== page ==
Featured Artist #1: Victoria Bradbury

Rock inspired ephemeral environmental art

Is it art, decoration or an environmental statement?

My artist friend, Victoria Bradbury, who gives Jimmy the Poodle oodles of love while Col and I are away, also gave me a wonderful artistic homecoming gift. The rough stepping stones that are a short-cut  from the veranda to the backyard had come alive with beautiful swirls in subtle earthy colours that seemed to emanate from the stone itself.  Vicki used the surrounding sandstone pebbles  as her “crayons” so the pigments did literally come from the stones.

I absolutely love using stones in garden design, hence my rustic steps, but the shape of the large flat paving stone leading from the veranda particularly draws me. 

Years ago I used it at the background on which to photograph the coloured glow sticks used to attract fish to trawler nets. The sticks that wash up on our beaches, some of which still have coloured liquid in them, add to plastic pollution of the ocean and shoreline. Despite their negative impact on the environment, they did seem to have artistic possibilities. At the time I was doing a photo collage art project using rubbish collected from the beach.


Guardian of the garden

Snakes in the pool, snakes in the trees, snakes crossing the path, snakes in the grass. Warm weather and rain brings abundance. I call this snake the guardian of the garden.

With a skin made of shell, l created it with the beautifully patterned python in mind.

Tale of a mermaid

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The little girls who helped their father build her are young women now. Time has rusted away her marmaid tail but she still has pert Madonna breasts. She’s growing old gracefully, with a garland of yellow flowers blooming, crown-like around her head in the spring. Once apon a time she had the letterbox suspended above her head too.   Now the postie obligingly leans down from his motor bike to deliver the mail, a concession to an ageing beauty.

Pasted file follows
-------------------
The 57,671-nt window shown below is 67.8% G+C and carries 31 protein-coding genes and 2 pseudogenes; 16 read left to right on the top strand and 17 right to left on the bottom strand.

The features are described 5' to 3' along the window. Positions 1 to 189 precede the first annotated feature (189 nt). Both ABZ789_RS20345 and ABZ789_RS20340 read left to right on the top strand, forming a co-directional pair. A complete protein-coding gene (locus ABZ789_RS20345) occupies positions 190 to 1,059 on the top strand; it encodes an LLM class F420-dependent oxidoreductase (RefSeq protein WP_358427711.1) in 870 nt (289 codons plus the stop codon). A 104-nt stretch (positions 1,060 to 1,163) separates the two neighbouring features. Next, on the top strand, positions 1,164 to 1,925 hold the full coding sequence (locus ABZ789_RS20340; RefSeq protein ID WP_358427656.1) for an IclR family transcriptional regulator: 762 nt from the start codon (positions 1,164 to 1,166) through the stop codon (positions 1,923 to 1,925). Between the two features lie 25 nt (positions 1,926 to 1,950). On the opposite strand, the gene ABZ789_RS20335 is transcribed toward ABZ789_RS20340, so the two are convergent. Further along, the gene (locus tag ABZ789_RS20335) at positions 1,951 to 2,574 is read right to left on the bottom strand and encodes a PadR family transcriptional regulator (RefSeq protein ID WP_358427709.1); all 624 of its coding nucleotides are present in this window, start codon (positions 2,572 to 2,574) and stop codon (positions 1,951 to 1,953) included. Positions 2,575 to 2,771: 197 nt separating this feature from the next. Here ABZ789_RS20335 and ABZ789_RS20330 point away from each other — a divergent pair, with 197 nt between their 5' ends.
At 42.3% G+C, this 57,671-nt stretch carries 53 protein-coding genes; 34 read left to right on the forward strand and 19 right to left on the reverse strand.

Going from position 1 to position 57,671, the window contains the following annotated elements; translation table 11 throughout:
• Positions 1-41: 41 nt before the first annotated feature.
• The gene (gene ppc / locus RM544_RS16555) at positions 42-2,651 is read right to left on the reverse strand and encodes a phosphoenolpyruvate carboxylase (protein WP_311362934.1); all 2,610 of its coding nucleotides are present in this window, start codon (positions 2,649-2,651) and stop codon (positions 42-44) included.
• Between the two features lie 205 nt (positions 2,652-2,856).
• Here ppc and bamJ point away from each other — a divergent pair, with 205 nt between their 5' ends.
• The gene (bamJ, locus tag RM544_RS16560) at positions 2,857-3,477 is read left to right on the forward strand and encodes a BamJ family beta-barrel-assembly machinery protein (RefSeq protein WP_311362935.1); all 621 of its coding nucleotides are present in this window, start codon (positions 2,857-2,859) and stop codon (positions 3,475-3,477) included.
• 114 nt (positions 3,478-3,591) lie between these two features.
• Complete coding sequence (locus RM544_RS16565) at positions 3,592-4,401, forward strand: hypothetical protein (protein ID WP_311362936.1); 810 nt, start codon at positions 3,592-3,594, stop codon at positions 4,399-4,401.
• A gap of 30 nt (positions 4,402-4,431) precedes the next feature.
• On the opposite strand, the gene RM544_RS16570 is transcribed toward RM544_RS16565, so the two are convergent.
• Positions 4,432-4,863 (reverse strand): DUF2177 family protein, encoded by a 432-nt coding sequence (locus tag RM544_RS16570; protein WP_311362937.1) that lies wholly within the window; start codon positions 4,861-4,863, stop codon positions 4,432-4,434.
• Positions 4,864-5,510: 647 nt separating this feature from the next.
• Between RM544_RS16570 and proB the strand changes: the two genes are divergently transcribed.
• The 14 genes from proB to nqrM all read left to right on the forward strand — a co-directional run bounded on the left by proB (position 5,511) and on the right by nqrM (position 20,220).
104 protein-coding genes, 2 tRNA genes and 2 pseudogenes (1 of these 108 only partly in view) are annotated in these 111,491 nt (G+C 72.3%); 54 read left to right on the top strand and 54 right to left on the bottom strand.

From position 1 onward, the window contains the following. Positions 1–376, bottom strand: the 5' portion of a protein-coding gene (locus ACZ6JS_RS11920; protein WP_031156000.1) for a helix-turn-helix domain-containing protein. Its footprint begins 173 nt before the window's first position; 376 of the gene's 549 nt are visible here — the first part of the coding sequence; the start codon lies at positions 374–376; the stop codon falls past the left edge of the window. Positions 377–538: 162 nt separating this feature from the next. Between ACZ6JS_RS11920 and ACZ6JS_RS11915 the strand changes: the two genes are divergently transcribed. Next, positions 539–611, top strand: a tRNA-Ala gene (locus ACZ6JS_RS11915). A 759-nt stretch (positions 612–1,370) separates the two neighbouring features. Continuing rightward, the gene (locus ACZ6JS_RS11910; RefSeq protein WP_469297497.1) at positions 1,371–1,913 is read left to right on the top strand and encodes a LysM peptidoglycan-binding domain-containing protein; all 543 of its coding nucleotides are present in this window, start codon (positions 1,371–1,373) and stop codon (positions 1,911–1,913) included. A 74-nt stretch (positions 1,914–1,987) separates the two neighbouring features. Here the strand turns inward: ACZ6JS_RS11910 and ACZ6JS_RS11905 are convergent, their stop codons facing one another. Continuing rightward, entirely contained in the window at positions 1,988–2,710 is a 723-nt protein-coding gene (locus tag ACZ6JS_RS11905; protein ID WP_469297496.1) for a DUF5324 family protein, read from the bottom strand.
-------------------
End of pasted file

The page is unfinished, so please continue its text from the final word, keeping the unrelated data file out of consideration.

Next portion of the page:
Hedge Hogs

You enter Coombe Yarra Valley Restaurant through this imposing hedge that protects seven acres of gardens surrounding Coombe Cottage. The restaurant, which uses fabulous local produce, and can turn out beautifully cooked dishes for 150, incorporates the old stables and garages. 

Coombe Cottage, the main house, was the home of world renowned opera singer Dame Nellie Melba (1861-1931)  in her later years. She purchased the 60 acre property in 1909. Architect John Grainger, father of composer Percy Grainger, extended the existing small house which was then renamed Coombe Cottage. Melba commissioned the long-serving second director  of Melbourne’s Royal Botanic Gardens,William Guilfoyle, to design her garden.

There is a sense of drama about the garden. A long avenue of trees form an imposing driveway to the house, which, though surprisingly modest,  surely witnessed many illustrious guests. Charlie Chaplin is reputed to have jumped stark naked into the pool precluding further invitations.

Coldstream is 47km from Melbourne. There is a small museum and cellar door at the restaurant, as well as guided tours of the grounds. Well worth a visit.

Tea garden




Tea and Treasure is the the name of a quaint cafe in an old weatherboard house with pretty verandas in Port Macquirie, New South Wales. The tiny ‘tea garden’ along the fence delighted me almost as much as the pet galah that the owner produced from the ‘birds nest’ under the counter.

Nature’s “crumbs”

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This is my fairy table replete with a rock sandwich that my husband found in a load of rockery stones. I love the orange fungus that grew on the table top in the last bout of rain.

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Mosaic Stepping Stones


You don’t have to be a practising artist to add artistic touches in your garden. 

 This stepping stone is part of a family series created with the help of grandchildren. Each child has their own step and of course there is Grandma.

If you have a creative bent, you can design your own pieces, like the mosaic man who sits in a patch of Bracken Fern in a totally natural bush garden.


Mosaics are a wonderful way to enhance a garden by providing a focal point, and they work beautifully with the informal, relaxed look of native gardens.


 Thank you Micky for sharing your work.